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Dictionary of World Biography
and Foreign Minister 1918. He shared the 1949
Nobel Prize for Medicine with Walter Hess for their
development of prefrontal leucotomy (a technique
now completely discredited.)
Monmouth, James Scott, Duke of (1649–1685).
English rebel, born in Holland. Son of *Charles II of
Great Britain and his mistress Lucy Walters, he went
to England after the Restoration and was created
(1663) Duke of Monmouth. On marrying Anne,
Countess of Buccleuch, he adopted her surname,
Scott, and was made Duke of Buccleuch. Spoilt by
his father and the adulation of the people, he was a
ready tool of *Shaftesbury and those who put him
forward as a candidate for succession to the throne
to the exclusion of the Duke of York (*James II).
It was even said that proofs of his legitimacy were
contained in a mysterious black box. The discovery of
the extremist Rye House plot to hasten Monmouth’s
accession by assassinating King Charles forced him to
flee to Holland (1683), but on James II’s accession
(1685) he landed at Lyme Regis and claimed the
throne. His little army, mostly peasants, was quickly
defeated at Sedgemoor, and Monmouth was captured
and executed.
Chevenix-Trench, C., The Western Rising. 1969.
Monnet, Jean (1888–1979). French bureaucrat.
Pioneer of European unity and recognised as a
founder of the European Community, he was the first
deputy secretary-general of the League of Nations
1919–23. After World War II he originated the
French Modernisation Plan and, later, the Schuman
Plan for organising European resources. This led
to the formation of the European Coal and Steel
Community of which he became President 1952–
55. Chairman of an action committee for a United
States of Europe, he was awarded the Charlemagne
Prize in 1953, the Schuman Prize (1966) and the title
‘Honorary Citizen of Europe’ (1976).
Monnet, J., Mémoires. 1976.
Monod, Jacques Lucien (1910–1976). French
biochemist. Educated at the University of Paris and
the California Institute of Technology, he was a
colonel in the Resistance during World War II and
worked at the Pasteur Institute 1945–76. He shared
the 1965 Nobel Prize for Medicine with André Lwoff
and François Jacob for work on the regulatory action
of genes. Monod was a brilliant controversialist and
debater, an excellent writer on the philosophy of
science (Chance and Necessity, 1970) and a gifted
cellist.
Judson, H. F., The Eighth Day of Creation. 1979.
Monroe, James (1758–1831). 5th President of
the US 1817–25. Born in Westmoreland County,
Virginia to a prominent family, his education was cut
short by the War of Independence in which he served
with distinction. He entered Virginian politics (1782)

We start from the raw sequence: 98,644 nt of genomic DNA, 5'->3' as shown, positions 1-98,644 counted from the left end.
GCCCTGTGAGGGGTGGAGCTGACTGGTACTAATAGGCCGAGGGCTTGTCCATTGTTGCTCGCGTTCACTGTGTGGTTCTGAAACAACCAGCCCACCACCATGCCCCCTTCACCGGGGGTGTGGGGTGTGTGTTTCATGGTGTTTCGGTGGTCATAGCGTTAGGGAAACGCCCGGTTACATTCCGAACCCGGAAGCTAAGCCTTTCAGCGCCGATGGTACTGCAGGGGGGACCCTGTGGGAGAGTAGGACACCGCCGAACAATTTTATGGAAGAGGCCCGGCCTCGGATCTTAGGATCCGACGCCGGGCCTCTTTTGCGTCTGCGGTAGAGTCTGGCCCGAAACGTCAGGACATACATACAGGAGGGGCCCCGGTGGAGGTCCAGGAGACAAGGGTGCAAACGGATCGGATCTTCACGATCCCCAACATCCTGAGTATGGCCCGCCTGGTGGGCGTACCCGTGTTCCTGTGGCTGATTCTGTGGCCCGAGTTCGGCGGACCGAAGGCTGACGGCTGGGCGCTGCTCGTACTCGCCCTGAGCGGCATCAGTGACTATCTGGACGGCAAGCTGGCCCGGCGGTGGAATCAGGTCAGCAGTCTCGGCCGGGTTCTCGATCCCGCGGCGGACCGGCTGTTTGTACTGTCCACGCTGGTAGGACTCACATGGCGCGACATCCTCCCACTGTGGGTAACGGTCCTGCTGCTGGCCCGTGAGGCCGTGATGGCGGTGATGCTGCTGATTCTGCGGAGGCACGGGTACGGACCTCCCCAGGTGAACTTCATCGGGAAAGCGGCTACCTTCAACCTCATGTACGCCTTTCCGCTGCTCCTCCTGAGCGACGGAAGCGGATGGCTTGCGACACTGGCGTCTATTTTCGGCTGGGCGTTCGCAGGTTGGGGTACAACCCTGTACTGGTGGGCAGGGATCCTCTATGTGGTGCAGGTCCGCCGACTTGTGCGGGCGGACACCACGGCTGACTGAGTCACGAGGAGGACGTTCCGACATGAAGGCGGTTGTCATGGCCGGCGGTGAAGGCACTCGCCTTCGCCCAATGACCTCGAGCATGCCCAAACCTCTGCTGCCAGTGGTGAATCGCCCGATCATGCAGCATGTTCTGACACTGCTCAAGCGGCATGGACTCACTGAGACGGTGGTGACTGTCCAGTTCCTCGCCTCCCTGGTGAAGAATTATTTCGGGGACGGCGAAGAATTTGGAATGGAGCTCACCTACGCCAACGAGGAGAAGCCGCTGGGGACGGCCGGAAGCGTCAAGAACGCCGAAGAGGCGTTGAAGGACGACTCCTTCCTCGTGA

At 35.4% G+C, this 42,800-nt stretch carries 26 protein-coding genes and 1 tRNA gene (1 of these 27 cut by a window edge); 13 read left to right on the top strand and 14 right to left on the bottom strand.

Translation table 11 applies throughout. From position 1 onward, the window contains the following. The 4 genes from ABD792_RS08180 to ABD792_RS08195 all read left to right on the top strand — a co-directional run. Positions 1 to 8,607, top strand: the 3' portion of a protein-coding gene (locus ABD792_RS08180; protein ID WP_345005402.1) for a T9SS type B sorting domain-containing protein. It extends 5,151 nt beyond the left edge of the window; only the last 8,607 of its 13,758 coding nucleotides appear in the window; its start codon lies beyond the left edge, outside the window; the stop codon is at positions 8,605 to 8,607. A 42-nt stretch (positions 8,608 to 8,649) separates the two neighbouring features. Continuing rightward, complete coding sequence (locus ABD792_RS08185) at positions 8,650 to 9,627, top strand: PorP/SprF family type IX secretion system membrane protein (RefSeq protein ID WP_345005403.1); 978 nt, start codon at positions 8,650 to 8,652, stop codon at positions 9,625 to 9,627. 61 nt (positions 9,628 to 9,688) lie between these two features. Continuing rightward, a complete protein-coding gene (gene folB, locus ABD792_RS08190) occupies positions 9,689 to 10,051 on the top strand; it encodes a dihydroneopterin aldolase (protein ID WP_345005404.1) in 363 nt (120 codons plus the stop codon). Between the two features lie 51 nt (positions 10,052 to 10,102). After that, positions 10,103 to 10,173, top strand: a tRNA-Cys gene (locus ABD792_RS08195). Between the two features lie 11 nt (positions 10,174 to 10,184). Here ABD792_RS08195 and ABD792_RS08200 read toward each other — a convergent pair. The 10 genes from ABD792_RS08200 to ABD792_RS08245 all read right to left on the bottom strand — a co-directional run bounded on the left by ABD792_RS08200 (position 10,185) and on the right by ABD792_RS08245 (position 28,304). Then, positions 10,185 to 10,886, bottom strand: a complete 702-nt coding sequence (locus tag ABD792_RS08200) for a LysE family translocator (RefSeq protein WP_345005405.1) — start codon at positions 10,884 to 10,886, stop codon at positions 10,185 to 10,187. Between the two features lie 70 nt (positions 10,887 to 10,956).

and opposed the ratification of the US Constitution
on the grounds that it would lead to excessive federal
control of the individual states. Elected to the US
Senate 1790–94 as a strong supporter of his friend
*Jefferson, then Secretary of State, he was appointed
Minister to France 1794–96. He served as Governor
of Virginia 1799–1802 and 1811. When Jefferson
became President he sent Monroe to Europe on a
series of diplomatic missions (from 1803), on the first
of which he helped to negotiate the purchase from
*Napoléon of a vast area of the Mississippi basin (the
Louisiana Purchase). He was Minister to the United
Kingdom 1803–08. Secretary of state 1811–17, he
was Madison’s natural successor as president. In 1816
he defeated the Federalist Rufus King (1755–1827).
In 1820, the Federalists having collapsed, he was reelected without opposition. He is best remembered
for his promulgation of the Monroe Doctrine
(1823), a declaration of US opposition to further
European colonisation of the Americas and European
interference with independent governments.
Cresson, W. P., James Monroe. 1946; Cunningham,
N. E., The Presidency of James Monroe. 1996.
Monroe, Marilyn (Norma Jeane Mortenson, later
Baker) (1926–1962). American film actor, born in
Los Angeles. After a tough childhood with an unstable
mother, she became a model, and, in 1948, gained
her first bit part in a film. Her blonde beauty and
voluptuous body soon made her an international sex
symbol and she achieved enormous popular success
in a series of comedies, e.g. Seven Year Itch (1955),
The Prince and the Showgirl (1957, with Laurence
*Olivier), Some Like it Hot (1959) and The Misfits
(1961, with Clark *Gable). She married the baseball
star Joe *DiMaggio (1954) and the playwright Arthur
*Miller (1956). She combined sensuality, humour
and a certain mysterious quality. She had unfulfilled
cultural and political ambitions, took up acting
classes seriously and had close, if discreet, connections
with John and Robert *Kennedy. She died of a drug
overdose.
Mailer, N., Marilyn. 1974; Steinem, G., Marilyn.
1986.
Monsarrat, Nicholas (John Turney) (1910–1979).
British author. He began writing novels in 1934,
but it was his wartime experience in the Royal Navy
that inspired his instantly successful The Cruel Sea
(1951). He later wrote other popular sea novels.
His autobiography in two volumes, Life is a Four
Letter Word, was published 1966 and 1970.
Montagnier, Luc (1932– ). French virologist.
Director of Research at the Centre National de
Recherche Scientifique (CNRS) 1974–98 , and a
professor at the Pasteur Institute 1985–2000 , he was
the leading French researcher on AIDS. In 1983 he
identified the AIDS virus but proved unable to grow
it in cells. He became involved in a bitter controversy
with the American researcher Robert *Gallo who
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